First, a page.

After weeks of teasing and speculation, Nikon has finally released the update to its flagship HD-SLR line. Rumored to have been used by photojournalists at the Sochi Olympics, the D4S offers advanced specs that let photographers take pictures even under severe conditions. Available in March 2014 for $6,499, the camera is clearly for more than casual shooters and is targeted at pros. The D4S features a new 16.2-MP FX-format CMOS sensor (with comparatively huge photodiodes for collecting light), improved autofocus and shutter speeds and supports an ISO range of up to 409,600.
Based on the D4, which was released in 2012, the D4S supports a new smaller RAW image file format that allows for faster loading after capture. Its 16.2-MP FX-format CMOS sensor (also on the D4) with the new EXPEED 4 processor work together to deliver higher quality images than its predecessor. Whether this can rival Canon's 18.1-MP CMOS sensor with DIGIC 5 processing on the EOS 1D X will require testing, and we look forward to seeing if the D4S will deliver.
With support for such an extreme range of light situations, we imagine the D4S would let you capture some detail even on the dark side of the moon. In comparison, Canon's EOS 1DX only shoots up to ISO 51,200, making it one of the most light-sensitive cameras around. A sample image taken at the Sochi Olympics showing metadata of a relatively high (for high-quality pictures) ISO 6400 and f/4 with a 1/2000 shutter speed looked crisp and showed almost no noise (graininess). So we expect the D4S to deliver great image quality even at higher levels of ISO.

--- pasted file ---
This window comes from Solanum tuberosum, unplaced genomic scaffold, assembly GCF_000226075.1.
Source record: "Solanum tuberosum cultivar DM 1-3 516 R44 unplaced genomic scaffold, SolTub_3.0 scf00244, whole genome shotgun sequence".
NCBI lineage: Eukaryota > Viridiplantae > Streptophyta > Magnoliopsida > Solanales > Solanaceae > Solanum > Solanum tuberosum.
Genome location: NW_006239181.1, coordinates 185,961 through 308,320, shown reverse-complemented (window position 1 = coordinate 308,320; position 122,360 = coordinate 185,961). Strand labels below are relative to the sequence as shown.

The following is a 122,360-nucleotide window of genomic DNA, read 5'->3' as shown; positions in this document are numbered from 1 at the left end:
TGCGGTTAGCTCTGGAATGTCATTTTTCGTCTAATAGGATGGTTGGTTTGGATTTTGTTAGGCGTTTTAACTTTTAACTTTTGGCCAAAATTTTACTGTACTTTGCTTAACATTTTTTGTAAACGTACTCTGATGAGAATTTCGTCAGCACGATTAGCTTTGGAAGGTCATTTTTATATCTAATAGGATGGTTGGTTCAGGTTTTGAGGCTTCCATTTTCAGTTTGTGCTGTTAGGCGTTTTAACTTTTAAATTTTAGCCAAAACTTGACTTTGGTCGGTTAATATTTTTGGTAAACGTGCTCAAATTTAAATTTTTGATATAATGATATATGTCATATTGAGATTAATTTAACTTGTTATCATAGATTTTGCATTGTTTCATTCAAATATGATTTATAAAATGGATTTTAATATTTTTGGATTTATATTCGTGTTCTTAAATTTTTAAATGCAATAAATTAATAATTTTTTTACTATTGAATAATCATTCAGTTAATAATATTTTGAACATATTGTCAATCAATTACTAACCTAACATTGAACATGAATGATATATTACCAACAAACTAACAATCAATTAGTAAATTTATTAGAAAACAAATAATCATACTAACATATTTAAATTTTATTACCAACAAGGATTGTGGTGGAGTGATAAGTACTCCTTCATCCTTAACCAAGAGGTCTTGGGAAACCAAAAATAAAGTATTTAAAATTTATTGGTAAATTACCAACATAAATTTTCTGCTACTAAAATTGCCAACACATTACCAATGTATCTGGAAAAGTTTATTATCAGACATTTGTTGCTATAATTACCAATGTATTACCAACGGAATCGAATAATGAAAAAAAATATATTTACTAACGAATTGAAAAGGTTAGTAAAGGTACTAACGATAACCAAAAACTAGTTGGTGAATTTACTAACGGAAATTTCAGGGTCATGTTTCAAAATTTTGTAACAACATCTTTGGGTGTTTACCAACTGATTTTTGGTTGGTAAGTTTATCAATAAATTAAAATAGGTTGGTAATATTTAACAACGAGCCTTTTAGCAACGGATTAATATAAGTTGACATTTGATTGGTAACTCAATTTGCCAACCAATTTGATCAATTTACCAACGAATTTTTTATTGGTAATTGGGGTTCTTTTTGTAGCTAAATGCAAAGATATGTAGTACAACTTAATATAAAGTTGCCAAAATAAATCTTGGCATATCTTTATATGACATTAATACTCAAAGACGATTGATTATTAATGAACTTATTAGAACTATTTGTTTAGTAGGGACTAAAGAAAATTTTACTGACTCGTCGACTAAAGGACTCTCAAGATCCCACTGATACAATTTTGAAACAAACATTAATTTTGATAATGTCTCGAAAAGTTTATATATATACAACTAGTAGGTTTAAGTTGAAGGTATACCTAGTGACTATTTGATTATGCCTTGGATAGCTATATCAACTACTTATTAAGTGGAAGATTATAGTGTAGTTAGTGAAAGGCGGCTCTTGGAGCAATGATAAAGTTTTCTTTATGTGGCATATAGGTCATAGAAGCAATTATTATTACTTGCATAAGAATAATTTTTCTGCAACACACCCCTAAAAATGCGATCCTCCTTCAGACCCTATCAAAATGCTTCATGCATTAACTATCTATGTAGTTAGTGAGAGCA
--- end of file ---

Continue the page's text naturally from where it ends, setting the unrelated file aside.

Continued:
The improved autofocus uses 5 AF sensors as a single focus point so it can more quickly detect the subject. The D4S also shoots at 11 frames per second at full resolution with automatic exposure and focus, compared to the 10 fps before. Combined with increased image processing speeds, you can shoot more pictures on the D4S even when you're in a hurry. Nikon also streamlined the camera's body, making it easier to hold. Video enthusiasts will appreciate being able to shoot at up to 1080p.
While these specs sound compelling, the $6,499 tag will be hard to justify unless you're a professional, or a one percenter who really likes photography.